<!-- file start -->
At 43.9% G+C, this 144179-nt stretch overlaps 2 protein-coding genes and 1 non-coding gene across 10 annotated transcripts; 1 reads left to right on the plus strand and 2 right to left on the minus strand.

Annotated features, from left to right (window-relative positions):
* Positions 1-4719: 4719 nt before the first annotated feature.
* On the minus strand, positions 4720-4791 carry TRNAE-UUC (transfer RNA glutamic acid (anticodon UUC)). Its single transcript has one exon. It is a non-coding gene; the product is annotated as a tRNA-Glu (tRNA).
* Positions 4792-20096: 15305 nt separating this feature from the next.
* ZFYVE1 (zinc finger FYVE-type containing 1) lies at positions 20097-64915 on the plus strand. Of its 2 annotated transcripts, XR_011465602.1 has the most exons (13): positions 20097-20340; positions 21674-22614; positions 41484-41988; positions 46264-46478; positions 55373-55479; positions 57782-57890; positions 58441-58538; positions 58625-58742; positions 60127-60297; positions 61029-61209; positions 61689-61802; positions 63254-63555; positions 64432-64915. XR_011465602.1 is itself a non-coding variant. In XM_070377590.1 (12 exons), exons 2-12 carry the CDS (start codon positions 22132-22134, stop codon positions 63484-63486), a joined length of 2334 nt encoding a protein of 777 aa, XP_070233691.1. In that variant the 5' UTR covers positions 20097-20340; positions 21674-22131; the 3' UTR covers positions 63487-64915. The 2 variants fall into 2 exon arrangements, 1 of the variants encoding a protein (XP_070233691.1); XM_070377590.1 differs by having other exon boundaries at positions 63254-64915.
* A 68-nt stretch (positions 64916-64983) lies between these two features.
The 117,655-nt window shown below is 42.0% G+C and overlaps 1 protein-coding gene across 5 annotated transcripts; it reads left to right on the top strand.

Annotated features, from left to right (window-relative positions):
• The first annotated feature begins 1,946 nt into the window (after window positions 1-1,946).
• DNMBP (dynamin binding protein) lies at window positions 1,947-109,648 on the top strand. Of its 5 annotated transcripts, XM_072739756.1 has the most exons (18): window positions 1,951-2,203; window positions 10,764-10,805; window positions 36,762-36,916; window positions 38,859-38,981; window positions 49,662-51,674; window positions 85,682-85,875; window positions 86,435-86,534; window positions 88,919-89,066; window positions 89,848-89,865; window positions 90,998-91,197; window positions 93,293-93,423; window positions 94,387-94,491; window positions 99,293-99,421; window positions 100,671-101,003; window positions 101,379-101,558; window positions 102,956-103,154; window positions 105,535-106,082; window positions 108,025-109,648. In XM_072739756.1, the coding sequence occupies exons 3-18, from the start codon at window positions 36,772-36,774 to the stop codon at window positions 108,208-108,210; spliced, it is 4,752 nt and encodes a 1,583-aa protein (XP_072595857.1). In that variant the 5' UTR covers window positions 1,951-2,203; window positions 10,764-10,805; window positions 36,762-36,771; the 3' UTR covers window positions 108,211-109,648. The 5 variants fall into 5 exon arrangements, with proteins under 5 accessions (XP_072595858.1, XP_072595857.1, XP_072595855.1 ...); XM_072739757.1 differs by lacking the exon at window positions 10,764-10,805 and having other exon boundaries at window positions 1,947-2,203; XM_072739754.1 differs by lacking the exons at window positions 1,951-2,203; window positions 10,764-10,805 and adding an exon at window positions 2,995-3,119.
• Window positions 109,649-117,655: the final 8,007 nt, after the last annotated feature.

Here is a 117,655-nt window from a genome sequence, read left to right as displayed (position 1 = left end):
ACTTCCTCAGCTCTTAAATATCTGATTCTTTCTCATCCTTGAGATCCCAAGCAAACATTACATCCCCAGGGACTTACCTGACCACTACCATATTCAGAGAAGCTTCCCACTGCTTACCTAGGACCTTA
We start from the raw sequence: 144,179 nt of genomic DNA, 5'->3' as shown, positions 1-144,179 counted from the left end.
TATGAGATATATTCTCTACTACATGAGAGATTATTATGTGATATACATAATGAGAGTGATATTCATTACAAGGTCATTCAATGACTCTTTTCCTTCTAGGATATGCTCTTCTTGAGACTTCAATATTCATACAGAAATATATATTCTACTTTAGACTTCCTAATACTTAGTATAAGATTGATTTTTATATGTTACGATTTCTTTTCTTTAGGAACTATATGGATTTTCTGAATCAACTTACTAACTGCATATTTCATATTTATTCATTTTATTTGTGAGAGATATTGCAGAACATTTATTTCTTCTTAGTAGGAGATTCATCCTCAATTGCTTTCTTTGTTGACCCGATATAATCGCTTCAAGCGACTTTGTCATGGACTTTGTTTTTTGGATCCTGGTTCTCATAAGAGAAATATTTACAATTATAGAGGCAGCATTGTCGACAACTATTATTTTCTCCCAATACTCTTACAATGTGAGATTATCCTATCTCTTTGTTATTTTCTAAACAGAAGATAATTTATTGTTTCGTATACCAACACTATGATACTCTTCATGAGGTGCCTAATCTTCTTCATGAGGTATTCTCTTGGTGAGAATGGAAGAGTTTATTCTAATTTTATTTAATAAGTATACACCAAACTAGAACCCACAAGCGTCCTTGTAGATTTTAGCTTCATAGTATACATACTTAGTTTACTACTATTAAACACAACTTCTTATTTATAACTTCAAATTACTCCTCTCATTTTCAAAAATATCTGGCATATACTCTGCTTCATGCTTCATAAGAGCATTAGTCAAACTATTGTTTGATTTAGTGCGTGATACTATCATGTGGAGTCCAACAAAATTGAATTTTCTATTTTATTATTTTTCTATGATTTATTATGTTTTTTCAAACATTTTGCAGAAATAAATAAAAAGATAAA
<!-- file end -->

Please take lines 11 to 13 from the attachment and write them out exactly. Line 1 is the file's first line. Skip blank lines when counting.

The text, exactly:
• DNMBP (dynamin binding protein) lies at window positions 1,947-109,648 on the top strand. Of its 5 annotated transcripts, XM_072739756.1 has the most exons (18): window positions 1,951-2,203; window positions 10,764-10,805; window positions 36,762-36,916; window positions 38,859-38,981; window positions 49,662-51,674; window positions 85,682-85,875; window positions 86,435-86,534; window positions 88,919-89,066; window positions 89,848-89,865; window positions 90,998-91,197; window positions 93,293-93,423; window positions 94,387-94,491; window positions 99,293-99,421; window positions 100,671-101,003; window positions 101,379-101,558; window positions 102,956-103,154; window positions 105,535-106,082; window positions 108,025-109,648. In XM_072739756.1, the coding sequence occupies exons 3-18, from the start codon at window positions 36,772-36,774 to the stop codon at window positions 108,208-108,210; spliced, it is 4,752 nt and encodes a 1,583-aa protein (XP_072595857.1). In that variant the 5' UTR covers window positions 1,951-2,203; window positions 10,764-10,805; window positions 36,762-36,771; the 3' UTR covers window positions 108,211-109,648. The 5 variants fall into 5 exon arrangements, with proteins under 5 accessions (XP_072595858.1, XP_072595857.1, XP_072595855.1 ...); XM_072739757.1 differs by lacking the exon at window positions 10,764-10,805 and having other exon boundaries at window positions 1,947-2,203; XM_072739754.1 differs by lacking the exons at window positions 1,951-2,203; window positions 10,764-10,805 and adding an exon at window positions 2,995-3,119.
• Window positions 109,649-117,655: the final 8,007 nt, after the last annotated feature.

Here is a 117,655-nt window from a genome sequence, read left to right as displayed (position 1 = left end):